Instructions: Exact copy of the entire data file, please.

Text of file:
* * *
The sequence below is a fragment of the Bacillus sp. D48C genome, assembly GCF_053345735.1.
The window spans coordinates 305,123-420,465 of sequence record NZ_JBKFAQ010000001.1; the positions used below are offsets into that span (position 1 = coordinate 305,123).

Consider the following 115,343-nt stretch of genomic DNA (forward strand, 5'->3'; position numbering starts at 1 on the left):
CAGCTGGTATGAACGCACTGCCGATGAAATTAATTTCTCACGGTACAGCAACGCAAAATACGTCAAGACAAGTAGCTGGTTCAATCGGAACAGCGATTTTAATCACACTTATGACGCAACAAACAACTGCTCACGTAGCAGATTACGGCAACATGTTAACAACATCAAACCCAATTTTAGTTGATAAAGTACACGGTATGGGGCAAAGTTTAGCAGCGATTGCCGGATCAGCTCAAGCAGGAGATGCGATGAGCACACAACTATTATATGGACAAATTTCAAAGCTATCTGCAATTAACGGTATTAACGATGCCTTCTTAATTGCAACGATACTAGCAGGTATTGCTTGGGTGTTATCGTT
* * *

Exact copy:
The sequence below is a fragment of the Bacillus sp. D48C genome, assembly GCF_053345735.1.
The window spans coordinates 305,123-420,465 of sequence record NZ_JBKFAQ010000001.1; the positions used below are offsets into that span (position 1 = coordinate 305,123).

Consider the following 115,343-nt stretch of genomic DNA (forward strand, 5'->3'; position numbering starts at 1 on the left):
CAGCTGGTATGAACGCACTGCCGATGAAATTAATTTCTCACGGTACAGCAACGCAAAATACGTCAAGACAAGTAGCTGGTTCAATCGGAACAGCGATTTTAATCACACTTATGACGCAACAAACAACTGCTCACGTAGCAGATTACGGCAACATGTTAACAACATCAAACCCAATTTTAGTTGATAAAGTACACGGTATGGGGCAAAGTTTAGCAGCGATTGCCGGATCAGCTCAAGCAGGAGATGCGATGAGCACACAACTATTATATGGACAAATTTCAAAGCTATCTGCAATTAACGGTATTAACGATGCCTTCTTAATTGCAACGATACTAGCAGGTATTGCTTGGGTGTTATCGTT